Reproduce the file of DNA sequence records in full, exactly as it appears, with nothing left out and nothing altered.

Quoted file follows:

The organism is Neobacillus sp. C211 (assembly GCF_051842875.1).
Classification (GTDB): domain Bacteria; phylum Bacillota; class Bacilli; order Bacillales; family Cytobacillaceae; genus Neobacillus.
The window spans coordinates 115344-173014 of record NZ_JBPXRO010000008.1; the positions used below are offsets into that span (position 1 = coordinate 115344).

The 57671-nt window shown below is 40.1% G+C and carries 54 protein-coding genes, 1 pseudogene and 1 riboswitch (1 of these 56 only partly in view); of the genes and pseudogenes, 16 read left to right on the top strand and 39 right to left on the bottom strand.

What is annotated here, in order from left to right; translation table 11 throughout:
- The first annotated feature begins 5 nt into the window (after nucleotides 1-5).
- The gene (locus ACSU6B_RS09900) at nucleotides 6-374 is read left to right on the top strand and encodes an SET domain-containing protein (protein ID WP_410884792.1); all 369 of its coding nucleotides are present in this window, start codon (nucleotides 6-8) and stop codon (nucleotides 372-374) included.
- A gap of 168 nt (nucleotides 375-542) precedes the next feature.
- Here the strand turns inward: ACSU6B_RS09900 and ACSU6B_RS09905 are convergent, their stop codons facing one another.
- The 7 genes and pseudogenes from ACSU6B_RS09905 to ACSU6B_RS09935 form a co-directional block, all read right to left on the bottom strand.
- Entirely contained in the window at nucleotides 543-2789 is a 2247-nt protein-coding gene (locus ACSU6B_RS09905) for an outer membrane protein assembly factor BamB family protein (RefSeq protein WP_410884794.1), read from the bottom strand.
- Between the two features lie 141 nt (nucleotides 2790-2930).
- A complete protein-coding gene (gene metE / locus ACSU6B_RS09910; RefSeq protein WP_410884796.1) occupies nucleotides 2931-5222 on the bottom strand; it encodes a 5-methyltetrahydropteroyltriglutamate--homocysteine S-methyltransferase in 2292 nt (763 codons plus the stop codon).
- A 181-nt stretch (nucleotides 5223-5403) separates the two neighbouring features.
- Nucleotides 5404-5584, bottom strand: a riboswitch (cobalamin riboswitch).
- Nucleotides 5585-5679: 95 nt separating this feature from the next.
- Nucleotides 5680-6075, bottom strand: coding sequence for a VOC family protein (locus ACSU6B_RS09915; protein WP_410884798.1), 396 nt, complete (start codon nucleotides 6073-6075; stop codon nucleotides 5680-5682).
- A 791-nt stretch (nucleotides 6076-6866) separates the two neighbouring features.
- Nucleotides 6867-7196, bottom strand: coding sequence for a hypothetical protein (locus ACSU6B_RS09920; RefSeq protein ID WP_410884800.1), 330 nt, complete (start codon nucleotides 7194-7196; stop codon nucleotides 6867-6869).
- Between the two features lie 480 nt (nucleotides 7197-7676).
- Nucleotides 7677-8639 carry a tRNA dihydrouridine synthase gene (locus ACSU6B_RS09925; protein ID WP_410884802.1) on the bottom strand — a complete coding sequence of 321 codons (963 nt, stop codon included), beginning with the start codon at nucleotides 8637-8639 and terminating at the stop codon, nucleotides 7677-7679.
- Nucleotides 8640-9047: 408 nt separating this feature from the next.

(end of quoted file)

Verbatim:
The organism is Neobacillus sp. C211 (assembly GCF_051842875.1).
Classification (GTDB): domain Bacteria; phylum Bacillota; class Bacilli; order Bacillales; family Cytobacillaceae; genus Neobacillus.
The window spans coordinates 115344-173014 of record NZ_JBPXRO010000008.1; the positions used below are offsets into that span (position 1 = coordinate 115344).

The 57671-nt window shown below is 40.1% G+C and carries 54 protein-coding genes, 1 pseudogene and 1 riboswitch (1 of these 56 only partly in view); of the genes and pseudogenes, 16 read left to right on the top strand and 39 right to left on the bottom strand.

What is annotated here, in order from left to right; translation table 11 throughout:
- The first annotated feature begins 5 nt into the window (after nucleotides 1-5).
- The gene (locus ACSU6B_RS09900) at nucleotides 6-374 is read left to right on the top strand and encodes an SET domain-containing protein (protein ID WP_410884792.1); all 369 of its coding nucleotides are present in this window, start codon (nucleotides 6-8) and stop codon (nucleotides 372-374) included.
- A gap of 168 nt (nucleotides 375-542) precedes the next feature.
- Here the strand turns inward: ACSU6B_RS09900 and ACSU6B_RS09905 are convergent, their stop codons facing one another.
- The 7 genes and pseudogenes from ACSU6B_RS09905 to ACSU6B_RS09935 form a co-directional block, all read right to left on the bottom strand.
- Entirely contained in the window at nucleotides 543-2789 is a 2247-nt protein-coding gene (locus ACSU6B_RS09905) for an outer membrane protein assembly factor BamB family protein (RefSeq protein WP_410884794.1), read from the bottom strand.
- Between the two features lie 141 nt (nucleotides 2790-2930).
- A complete protein-coding gene (gene metE / locus ACSU6B_RS09910; RefSeq protein WP_410884796.1) occupies nucleotides 2931-5222 on the bottom strand; it encodes a 5-methyltetrahydropteroyltriglutamate--homocysteine S-methyltransferase in 2292 nt (763 codons plus the stop codon).
- A 181-nt stretch (nucleotides 5223-5403) separates the two neighbouring features.
- Nucleotides 5404-5584, bottom strand: a riboswitch (cobalamin riboswitch).
- Nucleotides 5585-5679: 95 nt separating this feature from the next.
- Nucleotides 5680-6075, bottom strand: coding sequence for a VOC family protein (locus ACSU6B_RS09915; protein WP_410884798.1), 396 nt, complete (start codon nucleotides 6073-6075; stop codon nucleotides 5680-5682).
- A 791-nt stretch (nucleotides 6076-6866) separates the two neighbouring features.
- Nucleotides 6867-7196, bottom strand: coding sequence for a hypothetical protein (locus ACSU6B_RS09920; RefSeq protein ID WP_410884800.1), 330 nt, complete (start codon nucleotides 7194-7196; stop codon nucleotides 6867-6869).
- Between the two features lie 480 nt (nucleotides 7197-7676).
- Nucleotides 7677-8639 carry a tRNA dihydrouridine synthase gene (locus ACSU6B_RS09925; protein ID WP_410884802.1) on the bottom strand — a complete coding sequence of 321 codons (963 nt, stop codon included), beginning with the start codon at nucleotides 8637-8639 and terminating at the stop codon, nucleotides 7677-7679.
- Nucleotides 8640-9047: 408 nt separating this feature from the next.